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Food and Agriculture Organization of the United Nations


Rwandan returnees put strain on frail food economy; strife and sanctions threaten nutrition in Burundi

Hundreds of thousands of people who returned to Rwanda at the end of last year face the prospect of going hungry in the months ahead, while the influx is likely to increase pressure on the country's already weak food economy.

Despite an overall improvement in food production, says a special report issued in late December by FAO and the World Food Programme (WFP), output remains below the 1994 pre-civil strife average, due to lower cropped areas, low yields of pulses this season and crop losses in areas affected by dry weather.

Overall, root and tuber crops are estimated to be up 23 percent on last year, while bananas and plantains are expected to increase slightly. But the output of beans, the people's main source of protein, dropped 12 percent below last year. This has contributed to higher prices than last year.

"The nutritional situation gives cause for concern in some areas of the country," warns the report. "It is likely to be aggravated with anticipated reduced per caput food supplies in 1997. Food shortages in Gikongoro and Butare prefectures may also lead to an increased incidence of malnutrition."

According to the report, areas planted under crops increased significantly during the most recent planting season which began in September. FAO and WFP estimate that less than 10 percent of total arable land was left uncultivated this season.

The country faces a food deficit (141 000 tonnes cereal equivalent) and only part of this requirement can be met through commercial imports. According to the report, the country will need substantial food assistance in 1997.

And that assistance needs to be distributed to 2.5 million people, one-third of the projected population. These include recent returnees who were not able to plant crops, previous returnees who will have to leave farm areas they are presently tending and vulnerable groups including elderly people, widows and orphans.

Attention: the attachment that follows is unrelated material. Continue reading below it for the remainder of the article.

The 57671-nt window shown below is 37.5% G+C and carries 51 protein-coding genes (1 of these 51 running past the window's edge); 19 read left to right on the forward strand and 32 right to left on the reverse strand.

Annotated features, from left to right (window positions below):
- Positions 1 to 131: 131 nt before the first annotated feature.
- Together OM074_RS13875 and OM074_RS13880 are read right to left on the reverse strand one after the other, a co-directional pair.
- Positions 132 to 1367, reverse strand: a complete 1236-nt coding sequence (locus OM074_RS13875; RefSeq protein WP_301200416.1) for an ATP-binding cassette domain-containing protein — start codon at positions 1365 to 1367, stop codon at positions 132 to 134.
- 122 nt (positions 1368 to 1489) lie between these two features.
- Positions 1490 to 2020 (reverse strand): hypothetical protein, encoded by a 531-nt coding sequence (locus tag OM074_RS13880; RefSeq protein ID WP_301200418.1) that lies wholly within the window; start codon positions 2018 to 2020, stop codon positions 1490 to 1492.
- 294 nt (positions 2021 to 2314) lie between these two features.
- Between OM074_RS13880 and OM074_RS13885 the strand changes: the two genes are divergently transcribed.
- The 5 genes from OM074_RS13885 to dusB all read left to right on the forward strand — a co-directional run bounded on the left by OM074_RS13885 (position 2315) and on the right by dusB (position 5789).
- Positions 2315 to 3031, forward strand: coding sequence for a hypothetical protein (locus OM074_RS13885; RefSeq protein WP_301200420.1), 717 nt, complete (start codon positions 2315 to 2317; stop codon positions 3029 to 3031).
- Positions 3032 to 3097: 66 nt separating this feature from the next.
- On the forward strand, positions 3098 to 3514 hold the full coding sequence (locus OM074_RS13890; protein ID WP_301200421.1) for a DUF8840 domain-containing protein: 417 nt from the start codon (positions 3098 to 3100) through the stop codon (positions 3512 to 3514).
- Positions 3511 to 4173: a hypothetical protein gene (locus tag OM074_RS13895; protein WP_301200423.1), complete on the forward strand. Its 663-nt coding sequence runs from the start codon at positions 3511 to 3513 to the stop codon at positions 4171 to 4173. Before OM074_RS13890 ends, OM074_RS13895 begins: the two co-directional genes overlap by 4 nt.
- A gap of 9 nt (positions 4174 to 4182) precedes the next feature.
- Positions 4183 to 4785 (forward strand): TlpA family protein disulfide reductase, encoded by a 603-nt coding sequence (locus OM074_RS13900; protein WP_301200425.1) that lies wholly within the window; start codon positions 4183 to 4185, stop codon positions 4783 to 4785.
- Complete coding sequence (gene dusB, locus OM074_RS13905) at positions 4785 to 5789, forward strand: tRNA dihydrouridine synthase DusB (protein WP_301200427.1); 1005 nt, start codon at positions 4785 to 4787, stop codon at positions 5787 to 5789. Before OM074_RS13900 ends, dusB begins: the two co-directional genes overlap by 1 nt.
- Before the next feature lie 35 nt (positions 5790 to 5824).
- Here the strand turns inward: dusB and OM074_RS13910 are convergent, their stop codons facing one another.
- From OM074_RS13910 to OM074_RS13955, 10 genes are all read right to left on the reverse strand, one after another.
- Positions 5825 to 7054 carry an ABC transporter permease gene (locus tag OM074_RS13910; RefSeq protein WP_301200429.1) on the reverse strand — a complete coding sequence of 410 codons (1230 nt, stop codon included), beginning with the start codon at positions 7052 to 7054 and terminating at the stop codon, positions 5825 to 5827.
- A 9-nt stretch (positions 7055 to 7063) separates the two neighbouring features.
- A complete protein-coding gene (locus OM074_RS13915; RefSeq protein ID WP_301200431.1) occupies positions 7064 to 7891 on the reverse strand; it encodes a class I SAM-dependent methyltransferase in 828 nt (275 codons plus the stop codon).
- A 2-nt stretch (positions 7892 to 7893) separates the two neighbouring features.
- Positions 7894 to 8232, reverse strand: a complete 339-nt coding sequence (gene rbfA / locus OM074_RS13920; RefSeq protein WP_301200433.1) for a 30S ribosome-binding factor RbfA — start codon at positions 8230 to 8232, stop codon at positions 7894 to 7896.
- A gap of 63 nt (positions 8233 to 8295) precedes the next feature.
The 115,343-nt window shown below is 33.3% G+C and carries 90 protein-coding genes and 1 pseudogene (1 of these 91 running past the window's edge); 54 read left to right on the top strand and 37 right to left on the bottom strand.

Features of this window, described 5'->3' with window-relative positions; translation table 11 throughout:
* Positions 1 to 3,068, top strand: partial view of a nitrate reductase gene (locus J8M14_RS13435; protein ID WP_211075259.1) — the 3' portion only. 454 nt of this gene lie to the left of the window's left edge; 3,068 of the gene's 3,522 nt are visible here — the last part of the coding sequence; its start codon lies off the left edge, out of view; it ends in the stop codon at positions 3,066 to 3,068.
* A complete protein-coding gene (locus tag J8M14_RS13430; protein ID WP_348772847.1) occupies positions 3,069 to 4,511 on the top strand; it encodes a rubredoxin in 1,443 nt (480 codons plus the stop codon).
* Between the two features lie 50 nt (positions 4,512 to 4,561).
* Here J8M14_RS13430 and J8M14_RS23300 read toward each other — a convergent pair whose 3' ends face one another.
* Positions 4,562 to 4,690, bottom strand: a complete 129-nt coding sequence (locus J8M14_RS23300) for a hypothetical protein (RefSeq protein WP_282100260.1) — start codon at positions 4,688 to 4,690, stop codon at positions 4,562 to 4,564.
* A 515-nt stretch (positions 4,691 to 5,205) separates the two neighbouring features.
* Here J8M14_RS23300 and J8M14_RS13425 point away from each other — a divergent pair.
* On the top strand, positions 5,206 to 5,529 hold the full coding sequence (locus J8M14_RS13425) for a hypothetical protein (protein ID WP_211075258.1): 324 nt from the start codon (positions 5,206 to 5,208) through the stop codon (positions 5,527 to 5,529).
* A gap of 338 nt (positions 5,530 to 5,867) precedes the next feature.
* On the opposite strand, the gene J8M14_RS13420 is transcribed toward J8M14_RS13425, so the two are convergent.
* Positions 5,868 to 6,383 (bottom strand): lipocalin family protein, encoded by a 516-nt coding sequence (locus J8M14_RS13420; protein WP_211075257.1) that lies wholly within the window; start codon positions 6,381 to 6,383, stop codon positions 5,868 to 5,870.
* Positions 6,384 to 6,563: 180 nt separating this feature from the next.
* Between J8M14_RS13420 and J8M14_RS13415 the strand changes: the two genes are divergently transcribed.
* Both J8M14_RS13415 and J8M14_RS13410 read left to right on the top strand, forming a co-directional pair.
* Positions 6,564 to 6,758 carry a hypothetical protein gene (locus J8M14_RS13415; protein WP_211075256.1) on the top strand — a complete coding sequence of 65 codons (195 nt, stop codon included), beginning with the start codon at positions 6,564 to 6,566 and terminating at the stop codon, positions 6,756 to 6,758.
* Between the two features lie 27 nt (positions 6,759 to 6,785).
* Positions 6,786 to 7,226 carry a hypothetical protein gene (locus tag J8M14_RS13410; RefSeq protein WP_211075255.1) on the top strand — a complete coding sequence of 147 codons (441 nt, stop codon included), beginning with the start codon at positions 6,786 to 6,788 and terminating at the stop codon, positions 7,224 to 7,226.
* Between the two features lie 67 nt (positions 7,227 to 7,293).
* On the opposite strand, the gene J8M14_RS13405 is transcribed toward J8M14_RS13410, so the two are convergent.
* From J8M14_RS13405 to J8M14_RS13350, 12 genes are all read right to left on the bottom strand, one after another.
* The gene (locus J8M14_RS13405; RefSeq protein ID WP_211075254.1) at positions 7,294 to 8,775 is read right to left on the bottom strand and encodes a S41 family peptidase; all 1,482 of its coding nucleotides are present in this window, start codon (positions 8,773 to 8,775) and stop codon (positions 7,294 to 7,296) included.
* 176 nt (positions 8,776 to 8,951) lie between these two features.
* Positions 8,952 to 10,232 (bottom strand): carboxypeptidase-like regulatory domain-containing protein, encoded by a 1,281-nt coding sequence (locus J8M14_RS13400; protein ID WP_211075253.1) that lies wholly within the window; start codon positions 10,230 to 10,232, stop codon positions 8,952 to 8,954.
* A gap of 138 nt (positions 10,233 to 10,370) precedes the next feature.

Meanwhile in neighbouring Burundi, FAO and WFP report that food production has fallen only slightly from the 1988-93 level, before the crisis in the Great Lakes Region. But continuing civil strife and economic sanctions could reduce food production significantly in 1997, seriously affecting the nutritional status of many people.

The report's provisional forecast is that total food production in the country in 1996 is some 3 percent down from 1995 and 4 percent below the 1988-93 level. Harvests of cereals, pulses, roots and tubers, varied from province to province depending largely on agroclimatic and security factors.

It is estimated that after imports and food aid a food deficit (22 000 tonnes of cereals and 62 000 tonnes of pulses) will remain because of regional economic sanctions. The sanctions have resulted in shortages of essential inputs, such as tools and fertilizers.

FAO and WFP conclude that as a result of the embargo on food imports, the nutritional status of the population and of internally displaced people and dispersed populations in particular is likely to be "seriously affected."

8 January 1997

GIEWS Special reports

Crop and food supply in Burundi (3 December 1996)
Available soon: Rwanda Special Report (23 December 1996)

Rwanda and Burundi archive


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